Bench Grinder Tool Rest

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Project by bit101 posted 04-11-2014 09:58 PM 115878 views 24 times favorited 4 comments Add to Favorites Watch

Inspired by ChuckM’s

Got a nice deal on this Ryobi grinder at the Depot, but the tool rests are utterly useless. So I searched here and found a few designs. This one looked good to me.

Sharpened up my chisels today. Only one needed grinding, but this did the trick for sure.

I actually built all the parts and then went out to get the bolts. The main pieces are 4” wide, so I got 4 1/2” bolts. Spot the problem?

Yeah, I forgot to add in for the side bars that hold the two pieces together. So those two pieces got cut down a bit on each side. All works good now though.

My chisels are all scary sharp and most of my arm hair is now missing because I kept shaving my arms and marveling at how sharp the edges were.

4 comments so far

View cyclops4069's profile


66 posts in 2546 days

#1 posted 04-12-2014 07:02 AM

great quick little build. by the way..i’m keen to know how you got your chisels “scary sharp” beyond the initial grinds on the grinder?...I also want to use my grinder to set some of the primary bevels…but I’m exploring the options beyond this stage…..any ideas would be welcome….cheers

-- regards, cyclops4069

View bit101's profile


106 posts in 2846 days

#2 posted 04-12-2014 02:50 PM

cyclops, sure, I’ll share. :)

For sure, grinding is just to establish the bevel. You need to hone after that to get the edge cutting sharp. There are a few options, the main ones being oil stones, diamond stones, water stones and sandpaper. The sandpaper method is the one that has come to be known as “scary sharp”. I chose that because I’m just beginning myself and don’t have any decent quality sharpening stones of any kind. Just google “scary sharp”.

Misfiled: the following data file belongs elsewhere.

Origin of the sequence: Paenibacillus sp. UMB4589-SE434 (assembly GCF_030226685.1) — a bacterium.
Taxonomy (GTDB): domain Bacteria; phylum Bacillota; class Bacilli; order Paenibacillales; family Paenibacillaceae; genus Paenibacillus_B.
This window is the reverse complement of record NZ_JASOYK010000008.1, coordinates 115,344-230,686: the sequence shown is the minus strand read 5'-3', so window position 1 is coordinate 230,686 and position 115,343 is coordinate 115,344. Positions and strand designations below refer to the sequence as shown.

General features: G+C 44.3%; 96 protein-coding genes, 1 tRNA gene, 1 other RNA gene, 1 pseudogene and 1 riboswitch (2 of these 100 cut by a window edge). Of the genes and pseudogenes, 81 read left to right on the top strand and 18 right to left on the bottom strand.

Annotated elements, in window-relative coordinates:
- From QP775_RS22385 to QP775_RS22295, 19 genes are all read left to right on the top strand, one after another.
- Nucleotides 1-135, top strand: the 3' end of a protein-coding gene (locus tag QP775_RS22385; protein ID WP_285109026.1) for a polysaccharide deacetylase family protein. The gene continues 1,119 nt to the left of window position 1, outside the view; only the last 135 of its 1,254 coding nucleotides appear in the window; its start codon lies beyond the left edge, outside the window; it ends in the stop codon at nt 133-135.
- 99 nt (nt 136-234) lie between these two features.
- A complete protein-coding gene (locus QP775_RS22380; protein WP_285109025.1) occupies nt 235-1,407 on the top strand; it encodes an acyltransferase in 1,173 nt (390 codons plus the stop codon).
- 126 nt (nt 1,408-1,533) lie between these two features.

Basically, you just need to get ahold of a bunch of sandpaper. You can get 80 – 320 or so at any home center, but you’ll need some higher grade stuff for real polishing. It’s actually made for automobile body finishing. I got some on Amazon in 400, 600, 1000, 1500 and 2000 grit. The high grit stuff is usually wet/dry sandpaper, so I use it wet.

First you want to polish the back and get it dead flat. At least the last half inch to inch. Just start at the lower grits and move up to you get to the 2000. The lower grits may take some time, but as you get into the higher ones, usually just a minute or less on each grit does the trick. In the end, you should have a mirror smooth surface.

Then you need to do the front bevel. I use this honing guide to make sure I get the angle right.

Actually, most of my chisels didn’t really need grinding, so I established a primary bevel of 25 degrees with the sandpaper, starting low grit and going through 2000.

Then raised it to 30 degrees and just used the 1000 and 2000 to establish that secondary bevel.

On the one that was in rougher shape, I did grind it to create the primary bevel. You could probably just go straight into the secondary bevel from there. I stupidly started with lower grade sandpaper at 25 degrees with really mostly just flattened out the hollow bevel I’d created by grinding. No harm done, just extra work I probably didn’t need to do. Then I hit it with the 1000 and 2000 at 30 degrees for the final secondary bevel.

They now all have a mirror finish and easily shave the hair off my arm. Not to mention, they go through wood like butter. Not bad for a noob.

View Richard's profile


11310 posts in 4002 days

#3 posted 04-13-2014 12:03 AM

Very Nice Design! Handy to have one of these,

-- Richard (Ontario, CANADA)

View ChuckM's profile


661 posts in 4636 days

#4 posted 04-20-2014 03:31 AM

Very good build. Happy sharpening.


-- The time I enjoy wasting is not time wasted

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